Scientists Find A Possible Link Between Circadian Rhythms And Athletes' Performance Researchers found that basketball players score more during their time playing in the NBA bubble — possibly because the players' circadian rhythms weren't disrupted by travel across time zones.

Scientists Find A Possible Link Between Circadian Rhythms And Athletes' Performance

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MARY LOUISE KELLY, HOST:

If you have ever traveled across time zones, you know jet lag is real and not just something that affects sleepy business travelers.

ANDREW MCHILL: So in the NBA, most games occur 7, 8 p.m. And so if you are, for example, the New York Knicks traveling cross-country to play the Portland Trailblazers and the game starts at 8, your game's really starting at 11 p.m. in your internal clock time. And so that game is ending - you know, that fourth quarter is happening at 2 a.m. New York Knick time as compared to 11 p.m. Trailblazer time.

AILSA CHANG, HOST:

Andrew McHill studies sleep and circadian rhythms at Oregon Health & Science University. He also describes himself as a huge basketball fan who'd always wanted to study how travel affects players' performance. Well, the pandemic gave him that opportunity.

KELLY: Yeah. See, the NBA suspended play back in March. The league returned in July at Disney World in Florida in a protective COVID-free bubble, which meant McHill could examine stats from the same teams on the road earlier in the season or staying put at Disney World.

CHANG: And what he saw inside the bubble surprised him.

MCHILL: Everyone's effort was much better. So rebounding was better. Shooting was better. And so defense actually looked pretty bad because everyone was just playing so much better on the offensive side of the ball.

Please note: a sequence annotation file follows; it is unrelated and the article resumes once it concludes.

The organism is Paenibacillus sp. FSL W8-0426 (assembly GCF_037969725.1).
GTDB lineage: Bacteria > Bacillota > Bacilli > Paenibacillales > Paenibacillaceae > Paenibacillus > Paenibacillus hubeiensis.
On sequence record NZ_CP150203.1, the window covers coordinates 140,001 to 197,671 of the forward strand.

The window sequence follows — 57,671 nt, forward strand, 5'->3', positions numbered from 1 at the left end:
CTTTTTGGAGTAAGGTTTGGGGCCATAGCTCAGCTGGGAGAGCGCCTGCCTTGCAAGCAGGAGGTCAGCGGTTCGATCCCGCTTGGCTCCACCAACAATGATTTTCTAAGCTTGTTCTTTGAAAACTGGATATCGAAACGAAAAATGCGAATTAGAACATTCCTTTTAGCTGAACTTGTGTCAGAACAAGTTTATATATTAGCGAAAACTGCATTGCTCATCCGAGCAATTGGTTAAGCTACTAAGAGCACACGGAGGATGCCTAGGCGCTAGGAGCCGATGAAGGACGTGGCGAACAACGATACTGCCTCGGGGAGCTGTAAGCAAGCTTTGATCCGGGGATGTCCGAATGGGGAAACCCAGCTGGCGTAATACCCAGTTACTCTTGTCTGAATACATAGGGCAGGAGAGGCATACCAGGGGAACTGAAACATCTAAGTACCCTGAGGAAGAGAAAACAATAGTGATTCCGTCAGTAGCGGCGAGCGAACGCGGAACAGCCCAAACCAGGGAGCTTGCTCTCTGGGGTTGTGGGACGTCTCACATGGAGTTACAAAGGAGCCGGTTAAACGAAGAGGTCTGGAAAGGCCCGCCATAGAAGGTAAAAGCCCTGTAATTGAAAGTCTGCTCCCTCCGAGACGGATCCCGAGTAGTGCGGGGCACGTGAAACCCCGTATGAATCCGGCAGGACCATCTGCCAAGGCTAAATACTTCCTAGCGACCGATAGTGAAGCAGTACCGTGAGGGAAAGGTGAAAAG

CHANG: Almost like everyone had the home team advantage.

KELLY: McHill says the stats also revealed that earlier in the season, players' shooting performance faltered when they traveled across time zones. And a misaligned circadian clock could be one reason why. McHill says our internal clock slowly raise our awareness and alertness through the day to counteract our growing sleepiness.

MCHILL: And so it's actually promoting your highest levels of alertness about two hours before you would typically go to bed, and then it drops off pretty quick after that. And so if you are moving time zones, your clock still thinks that you're in the old time zone. And so it's going to keep going at its natural rhythm. And so you have a misalignment of what you're doing while you're awake with what your internal body clock is telling you it should be doing.

KELLY: The work appears in the journal Scientific Reports.

CHANG: McHill says circadian rhythms probably aren't the only reason for the home team advantage, but he says smarter travel schedules might help.

MCHILL: If you could maybe travel sooner rather than later on that long road trip to get to that new location, especially if you're crossing time zones, that could be beneficial to help synchronize your clock.

CHANG: And although he feels lucky to have been given this unique, pandemic-driven research opportunity, McHill's hoping there will not be another.

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